19 Sep / Undocumented: A Worker’s Fight by Duncan Tonatiuh [in Booklist]
Surviving a life-threatening journey from Mexico to a “strange city” in the U.S., Juan joins his uncle and three cousins. He owes his low-wage, 12-hours-a-day, 7-days-a-week restaurant job to a boss who insists he’s “doing [Juan] a favor because [he] had no papers.”
Although he’s married, he agrees “to go have the happy hour” with the persistent new Chinese waitress. Her interest is hardly amorous, though; she energizes Juan to fight for fair pay and improved conditions.
Multiple Pura Belpré Medal and Honor-awarded Duncan Tonatiuh (Diego Rivera, 2011) channels his interest in the Mixtec codex format to create a superb modern odyssey, stupendously illustrated in his signature contemporary adaptation of pre-Columbian art forms, presented on accordion pages in a handsome slip-case. His often-wordless insertions of border violence, #BlackLivesMatter, gay relationships, even gender preference prove especially resonating.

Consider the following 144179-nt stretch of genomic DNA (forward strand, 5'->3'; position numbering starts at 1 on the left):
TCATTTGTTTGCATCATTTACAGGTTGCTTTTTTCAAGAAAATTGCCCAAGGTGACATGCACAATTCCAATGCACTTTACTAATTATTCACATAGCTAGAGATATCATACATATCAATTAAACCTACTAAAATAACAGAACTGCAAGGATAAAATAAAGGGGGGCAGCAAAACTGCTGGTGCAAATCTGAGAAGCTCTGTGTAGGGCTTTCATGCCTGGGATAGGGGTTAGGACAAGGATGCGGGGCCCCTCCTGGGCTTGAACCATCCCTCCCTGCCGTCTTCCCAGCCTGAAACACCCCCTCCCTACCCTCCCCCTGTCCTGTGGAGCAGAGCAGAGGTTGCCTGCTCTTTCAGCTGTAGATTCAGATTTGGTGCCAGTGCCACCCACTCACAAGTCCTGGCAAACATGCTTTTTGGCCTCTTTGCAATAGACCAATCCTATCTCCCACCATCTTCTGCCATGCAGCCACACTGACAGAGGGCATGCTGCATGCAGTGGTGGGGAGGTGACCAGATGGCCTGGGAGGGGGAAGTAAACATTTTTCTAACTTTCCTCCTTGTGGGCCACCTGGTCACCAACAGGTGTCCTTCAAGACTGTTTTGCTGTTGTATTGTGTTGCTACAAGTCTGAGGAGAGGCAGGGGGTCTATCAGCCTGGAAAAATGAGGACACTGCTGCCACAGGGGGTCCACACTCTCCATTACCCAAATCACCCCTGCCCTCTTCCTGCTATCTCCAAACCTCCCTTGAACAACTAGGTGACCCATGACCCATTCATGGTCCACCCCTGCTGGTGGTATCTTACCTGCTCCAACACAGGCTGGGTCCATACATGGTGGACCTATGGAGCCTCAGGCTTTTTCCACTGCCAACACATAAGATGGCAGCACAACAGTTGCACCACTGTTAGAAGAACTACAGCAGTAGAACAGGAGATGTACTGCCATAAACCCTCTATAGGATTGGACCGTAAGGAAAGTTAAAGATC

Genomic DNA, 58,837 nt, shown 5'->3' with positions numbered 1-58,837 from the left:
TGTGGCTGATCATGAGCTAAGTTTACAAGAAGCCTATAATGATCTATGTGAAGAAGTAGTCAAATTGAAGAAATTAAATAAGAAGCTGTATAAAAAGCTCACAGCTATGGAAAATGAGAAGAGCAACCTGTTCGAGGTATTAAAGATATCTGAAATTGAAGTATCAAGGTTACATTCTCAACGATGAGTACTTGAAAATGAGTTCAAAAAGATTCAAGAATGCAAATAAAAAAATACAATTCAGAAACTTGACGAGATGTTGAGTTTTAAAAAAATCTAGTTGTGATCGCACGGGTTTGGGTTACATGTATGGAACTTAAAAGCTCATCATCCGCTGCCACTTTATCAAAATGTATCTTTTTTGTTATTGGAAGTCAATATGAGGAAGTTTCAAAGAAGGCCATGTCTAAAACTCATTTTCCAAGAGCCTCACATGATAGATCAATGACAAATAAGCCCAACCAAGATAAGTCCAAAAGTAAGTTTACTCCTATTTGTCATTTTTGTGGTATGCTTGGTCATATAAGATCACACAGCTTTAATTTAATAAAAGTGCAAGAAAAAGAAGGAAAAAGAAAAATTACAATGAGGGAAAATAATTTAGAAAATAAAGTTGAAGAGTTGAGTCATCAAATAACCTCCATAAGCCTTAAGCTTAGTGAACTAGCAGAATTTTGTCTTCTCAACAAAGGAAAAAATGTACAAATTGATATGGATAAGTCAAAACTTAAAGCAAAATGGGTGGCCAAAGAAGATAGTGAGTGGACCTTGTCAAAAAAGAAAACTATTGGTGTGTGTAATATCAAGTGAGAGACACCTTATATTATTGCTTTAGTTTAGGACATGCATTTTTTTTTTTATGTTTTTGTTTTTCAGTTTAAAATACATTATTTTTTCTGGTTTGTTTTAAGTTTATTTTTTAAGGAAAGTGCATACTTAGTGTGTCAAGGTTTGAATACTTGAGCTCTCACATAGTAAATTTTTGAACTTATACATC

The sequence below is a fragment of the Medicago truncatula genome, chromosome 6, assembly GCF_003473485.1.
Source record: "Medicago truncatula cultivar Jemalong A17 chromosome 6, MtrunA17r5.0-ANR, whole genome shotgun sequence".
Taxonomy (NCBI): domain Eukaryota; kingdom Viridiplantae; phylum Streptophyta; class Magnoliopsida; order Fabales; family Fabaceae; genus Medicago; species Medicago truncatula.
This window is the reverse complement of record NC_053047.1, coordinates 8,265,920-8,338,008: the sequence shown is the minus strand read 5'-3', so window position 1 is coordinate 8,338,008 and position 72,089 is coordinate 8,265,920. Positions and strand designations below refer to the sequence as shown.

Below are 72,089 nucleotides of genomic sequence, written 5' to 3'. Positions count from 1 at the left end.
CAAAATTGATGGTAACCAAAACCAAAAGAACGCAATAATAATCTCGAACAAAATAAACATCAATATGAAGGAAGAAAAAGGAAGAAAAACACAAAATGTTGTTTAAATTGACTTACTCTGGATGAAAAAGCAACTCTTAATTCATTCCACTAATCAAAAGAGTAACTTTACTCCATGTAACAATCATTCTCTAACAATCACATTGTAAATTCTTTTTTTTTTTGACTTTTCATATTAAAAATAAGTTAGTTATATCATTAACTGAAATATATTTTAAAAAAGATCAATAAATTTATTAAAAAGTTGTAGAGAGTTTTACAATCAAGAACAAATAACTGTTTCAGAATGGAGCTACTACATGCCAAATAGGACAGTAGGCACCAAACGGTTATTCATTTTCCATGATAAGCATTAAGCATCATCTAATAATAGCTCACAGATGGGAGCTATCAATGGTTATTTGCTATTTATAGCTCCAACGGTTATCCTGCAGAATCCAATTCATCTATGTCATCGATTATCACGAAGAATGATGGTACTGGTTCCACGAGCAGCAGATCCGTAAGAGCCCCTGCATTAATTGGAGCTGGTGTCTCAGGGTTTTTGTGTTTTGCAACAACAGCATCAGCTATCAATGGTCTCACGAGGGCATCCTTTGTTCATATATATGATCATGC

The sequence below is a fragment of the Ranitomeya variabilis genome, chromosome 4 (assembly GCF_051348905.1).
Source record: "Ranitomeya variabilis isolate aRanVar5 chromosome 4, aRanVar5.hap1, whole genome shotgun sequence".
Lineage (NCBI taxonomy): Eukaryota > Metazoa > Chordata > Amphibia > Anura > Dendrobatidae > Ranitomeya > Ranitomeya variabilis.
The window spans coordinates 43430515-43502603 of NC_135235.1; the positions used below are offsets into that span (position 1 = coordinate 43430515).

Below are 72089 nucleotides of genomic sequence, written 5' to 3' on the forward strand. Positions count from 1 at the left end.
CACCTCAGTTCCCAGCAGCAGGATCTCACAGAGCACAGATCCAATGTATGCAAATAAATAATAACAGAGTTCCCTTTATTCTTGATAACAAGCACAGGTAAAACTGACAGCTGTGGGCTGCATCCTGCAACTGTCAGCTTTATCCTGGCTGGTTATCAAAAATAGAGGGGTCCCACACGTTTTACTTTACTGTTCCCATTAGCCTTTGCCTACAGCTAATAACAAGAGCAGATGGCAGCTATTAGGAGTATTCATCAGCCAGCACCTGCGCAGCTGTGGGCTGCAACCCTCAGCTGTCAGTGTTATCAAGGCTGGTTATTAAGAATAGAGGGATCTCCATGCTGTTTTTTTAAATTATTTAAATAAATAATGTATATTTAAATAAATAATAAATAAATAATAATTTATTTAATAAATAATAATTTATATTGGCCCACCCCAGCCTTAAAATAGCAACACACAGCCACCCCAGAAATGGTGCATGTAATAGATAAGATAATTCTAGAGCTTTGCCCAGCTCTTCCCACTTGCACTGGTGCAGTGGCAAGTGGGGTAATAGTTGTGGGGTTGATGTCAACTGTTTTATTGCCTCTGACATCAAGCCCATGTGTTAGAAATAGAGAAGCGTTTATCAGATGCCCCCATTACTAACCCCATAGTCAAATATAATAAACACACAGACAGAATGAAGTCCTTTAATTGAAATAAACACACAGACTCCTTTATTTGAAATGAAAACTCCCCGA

His ending author’s note, about his own activism for workers’ rights, adds inspiring gravitas: “Some people want to kick us out and some act like we don’t exist, but we are here,” he reminds. By embedding multiple languages (English, Spanish, Mixteco, protest placards in Chinese), Tonatiuh underscores shared experiences, regardless of background: “What matters is that we face the same problems” – and one hopes, together, achieve similar successes.